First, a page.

George Enescu Violin Concerto – unfinished, but unforgettable

George Enescu’s earliest compositions were for violin and piano. And by early, I mean age five. Enescu was one of Romania’s most talented (and precocious) musicians. He distinguished himself both as a violinist and a composer.

Enescu’s sole violin concerto was composed in 1896 when he was 15. It was designed to be a magnum opus. The first two movements run over a half hour.

Unfortunately, Enescu abandoned the work and never wrote the concluding third movement. Nevertheless, what he did complete is impressive.

As a violinist, Enescu knew what his instrument could do. He exploits the possibilities of the violin. The soloist has plenty of opportunities to shine (and show off a little bit).

Carolin Widmann does just that. Enescu admired Brahms. Widmann brings a little of that Brahmsian phrasing to this work. I especially admired her control. There are some devilishly difficult double-stop passages. She just seems to breeze right through them.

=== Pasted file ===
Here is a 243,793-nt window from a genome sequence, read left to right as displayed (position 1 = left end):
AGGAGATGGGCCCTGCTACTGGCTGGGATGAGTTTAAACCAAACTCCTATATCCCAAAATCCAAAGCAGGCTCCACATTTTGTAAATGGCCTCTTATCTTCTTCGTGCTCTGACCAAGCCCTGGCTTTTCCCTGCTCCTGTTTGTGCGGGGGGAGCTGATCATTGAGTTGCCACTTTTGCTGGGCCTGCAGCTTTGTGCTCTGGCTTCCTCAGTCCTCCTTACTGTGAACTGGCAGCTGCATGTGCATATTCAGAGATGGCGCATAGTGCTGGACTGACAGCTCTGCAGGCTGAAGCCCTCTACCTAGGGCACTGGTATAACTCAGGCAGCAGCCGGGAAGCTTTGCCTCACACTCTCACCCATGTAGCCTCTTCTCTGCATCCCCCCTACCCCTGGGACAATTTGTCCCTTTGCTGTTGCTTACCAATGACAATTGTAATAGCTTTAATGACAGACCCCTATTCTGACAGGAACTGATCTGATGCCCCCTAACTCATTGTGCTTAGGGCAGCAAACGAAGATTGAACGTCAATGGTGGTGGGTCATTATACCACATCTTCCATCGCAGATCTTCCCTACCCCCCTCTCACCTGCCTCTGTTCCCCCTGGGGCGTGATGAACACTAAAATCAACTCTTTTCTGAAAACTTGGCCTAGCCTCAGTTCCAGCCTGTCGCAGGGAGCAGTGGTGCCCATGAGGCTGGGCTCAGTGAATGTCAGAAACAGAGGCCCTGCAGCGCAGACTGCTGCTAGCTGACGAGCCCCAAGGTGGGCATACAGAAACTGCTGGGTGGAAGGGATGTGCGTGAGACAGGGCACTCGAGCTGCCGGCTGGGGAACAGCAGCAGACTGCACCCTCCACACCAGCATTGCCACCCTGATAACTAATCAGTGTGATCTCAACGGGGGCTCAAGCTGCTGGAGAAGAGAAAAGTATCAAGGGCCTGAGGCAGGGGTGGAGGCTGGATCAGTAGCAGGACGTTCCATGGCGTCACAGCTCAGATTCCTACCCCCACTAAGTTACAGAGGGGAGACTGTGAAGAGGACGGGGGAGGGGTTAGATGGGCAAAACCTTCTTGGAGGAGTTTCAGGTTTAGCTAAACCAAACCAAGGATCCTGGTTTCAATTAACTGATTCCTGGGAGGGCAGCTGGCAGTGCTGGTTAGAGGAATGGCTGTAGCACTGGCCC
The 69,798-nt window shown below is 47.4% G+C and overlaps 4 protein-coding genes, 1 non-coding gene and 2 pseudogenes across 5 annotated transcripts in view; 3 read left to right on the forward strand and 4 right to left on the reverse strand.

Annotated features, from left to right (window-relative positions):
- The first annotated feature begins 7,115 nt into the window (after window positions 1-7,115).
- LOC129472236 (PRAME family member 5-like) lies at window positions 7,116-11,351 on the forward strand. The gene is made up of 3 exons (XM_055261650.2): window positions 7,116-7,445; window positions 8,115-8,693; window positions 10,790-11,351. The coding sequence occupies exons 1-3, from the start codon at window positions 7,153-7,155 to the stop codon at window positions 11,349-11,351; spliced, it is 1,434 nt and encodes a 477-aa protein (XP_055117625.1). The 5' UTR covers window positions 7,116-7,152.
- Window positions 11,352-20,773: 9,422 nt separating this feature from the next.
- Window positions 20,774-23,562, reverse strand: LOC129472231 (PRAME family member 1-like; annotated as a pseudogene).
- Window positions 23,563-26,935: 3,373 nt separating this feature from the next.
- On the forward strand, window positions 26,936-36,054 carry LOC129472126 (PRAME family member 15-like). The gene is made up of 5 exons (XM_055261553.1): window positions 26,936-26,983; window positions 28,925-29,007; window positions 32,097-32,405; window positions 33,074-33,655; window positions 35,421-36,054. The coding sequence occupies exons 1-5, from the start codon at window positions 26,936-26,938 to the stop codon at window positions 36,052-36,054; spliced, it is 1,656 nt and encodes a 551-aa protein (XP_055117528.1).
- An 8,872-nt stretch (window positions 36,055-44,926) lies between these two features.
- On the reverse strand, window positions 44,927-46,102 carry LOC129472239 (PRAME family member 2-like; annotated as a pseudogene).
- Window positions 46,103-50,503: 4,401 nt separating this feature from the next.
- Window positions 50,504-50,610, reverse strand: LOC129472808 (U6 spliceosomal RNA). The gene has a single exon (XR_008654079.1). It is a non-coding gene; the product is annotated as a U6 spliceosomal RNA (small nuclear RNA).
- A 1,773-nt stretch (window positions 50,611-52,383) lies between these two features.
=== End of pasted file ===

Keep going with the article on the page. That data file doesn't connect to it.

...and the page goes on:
Enescu wrote his Fantasy for Piano and Orchestra two years after the Violin Concerto. He was studying in Paris at the time. This work seems to owe more to Lizst than any French composer, though! The piano and orchestra are on equal footing. It’s a collaboration rather than a soloist/accompanist relationship.

Pianist Luiza Borac brings the energy to this work. The Fantasy is all about big emotions and big gestures. Borac delivers on both.

The NDR Radiophilharmonie directed by Peter Ruzicka has a big, brawny sound. It’s well-suited to this late-Romantic repertoire. And the expressive quality of the ensemble is worthy of note.

George Enescu: Violin Concerto; Phantasy for Piano & Orchestra
Carolin Widmann, violin; Luiza Borac, piano
NDR Radiophilharmonie; Peter Ruzicka, conductor

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